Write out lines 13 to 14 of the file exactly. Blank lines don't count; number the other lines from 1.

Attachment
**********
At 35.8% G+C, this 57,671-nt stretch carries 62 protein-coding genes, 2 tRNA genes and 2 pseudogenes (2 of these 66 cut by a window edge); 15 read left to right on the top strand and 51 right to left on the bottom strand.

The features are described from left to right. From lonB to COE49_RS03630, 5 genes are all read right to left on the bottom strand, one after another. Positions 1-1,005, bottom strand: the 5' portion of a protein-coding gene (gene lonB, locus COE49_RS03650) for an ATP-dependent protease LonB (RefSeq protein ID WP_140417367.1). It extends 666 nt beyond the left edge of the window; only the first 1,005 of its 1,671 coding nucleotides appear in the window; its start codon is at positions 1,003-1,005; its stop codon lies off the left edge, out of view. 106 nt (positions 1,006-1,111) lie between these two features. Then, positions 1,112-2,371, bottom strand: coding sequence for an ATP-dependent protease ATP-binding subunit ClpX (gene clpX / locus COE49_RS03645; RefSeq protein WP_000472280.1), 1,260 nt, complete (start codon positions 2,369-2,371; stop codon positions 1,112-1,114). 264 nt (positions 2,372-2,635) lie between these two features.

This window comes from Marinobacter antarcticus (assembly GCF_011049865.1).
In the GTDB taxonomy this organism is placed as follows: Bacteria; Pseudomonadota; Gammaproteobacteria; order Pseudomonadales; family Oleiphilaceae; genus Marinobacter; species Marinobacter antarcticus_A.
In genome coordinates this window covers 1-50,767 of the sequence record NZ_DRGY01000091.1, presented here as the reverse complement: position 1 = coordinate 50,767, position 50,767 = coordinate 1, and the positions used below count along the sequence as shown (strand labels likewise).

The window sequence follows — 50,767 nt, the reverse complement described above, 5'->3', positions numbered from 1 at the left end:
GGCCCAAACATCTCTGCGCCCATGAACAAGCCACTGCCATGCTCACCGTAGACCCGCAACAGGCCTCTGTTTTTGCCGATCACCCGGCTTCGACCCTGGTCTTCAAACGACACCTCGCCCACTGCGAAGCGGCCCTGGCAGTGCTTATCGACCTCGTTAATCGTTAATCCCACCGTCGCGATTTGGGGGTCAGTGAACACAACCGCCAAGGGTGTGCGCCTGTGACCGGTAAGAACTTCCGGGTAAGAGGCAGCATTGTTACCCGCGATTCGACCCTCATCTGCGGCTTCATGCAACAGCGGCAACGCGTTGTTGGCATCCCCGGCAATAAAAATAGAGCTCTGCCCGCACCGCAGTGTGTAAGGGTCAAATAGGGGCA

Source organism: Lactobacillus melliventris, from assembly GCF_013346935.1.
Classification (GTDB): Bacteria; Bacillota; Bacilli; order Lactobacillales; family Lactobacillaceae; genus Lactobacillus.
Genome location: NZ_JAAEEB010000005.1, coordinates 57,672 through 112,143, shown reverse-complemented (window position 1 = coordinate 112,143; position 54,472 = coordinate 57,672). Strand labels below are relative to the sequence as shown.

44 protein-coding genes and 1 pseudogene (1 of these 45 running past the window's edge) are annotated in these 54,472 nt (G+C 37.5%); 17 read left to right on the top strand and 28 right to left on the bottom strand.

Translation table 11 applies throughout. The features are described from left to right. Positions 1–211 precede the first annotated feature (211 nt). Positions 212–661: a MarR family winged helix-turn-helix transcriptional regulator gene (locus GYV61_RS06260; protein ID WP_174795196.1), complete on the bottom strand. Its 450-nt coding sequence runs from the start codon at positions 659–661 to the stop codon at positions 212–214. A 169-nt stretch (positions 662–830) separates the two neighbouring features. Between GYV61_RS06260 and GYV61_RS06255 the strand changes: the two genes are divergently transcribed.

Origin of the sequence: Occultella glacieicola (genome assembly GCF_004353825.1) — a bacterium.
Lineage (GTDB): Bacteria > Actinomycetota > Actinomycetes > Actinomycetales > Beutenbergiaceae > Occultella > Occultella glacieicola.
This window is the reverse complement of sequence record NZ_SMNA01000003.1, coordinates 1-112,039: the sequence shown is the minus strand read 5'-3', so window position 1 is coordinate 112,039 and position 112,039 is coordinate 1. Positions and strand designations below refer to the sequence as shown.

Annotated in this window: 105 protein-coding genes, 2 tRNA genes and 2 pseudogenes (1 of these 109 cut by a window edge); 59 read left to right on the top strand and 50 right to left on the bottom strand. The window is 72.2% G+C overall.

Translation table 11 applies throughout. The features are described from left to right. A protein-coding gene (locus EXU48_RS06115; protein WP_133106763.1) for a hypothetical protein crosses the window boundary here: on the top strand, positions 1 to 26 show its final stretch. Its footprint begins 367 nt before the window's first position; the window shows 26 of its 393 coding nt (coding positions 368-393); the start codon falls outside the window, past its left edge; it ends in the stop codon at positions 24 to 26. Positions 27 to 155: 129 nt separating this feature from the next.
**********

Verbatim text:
Origin of the sequence: Occultella glacieicola (genome assembly GCF_004353825.1) — a bacterium.
Lineage (GTDB): Bacteria > Actinomycetota > Actinomycetes > Actinomycetales > Beutenbergiaceae > Occultella > Occultella glacieicola.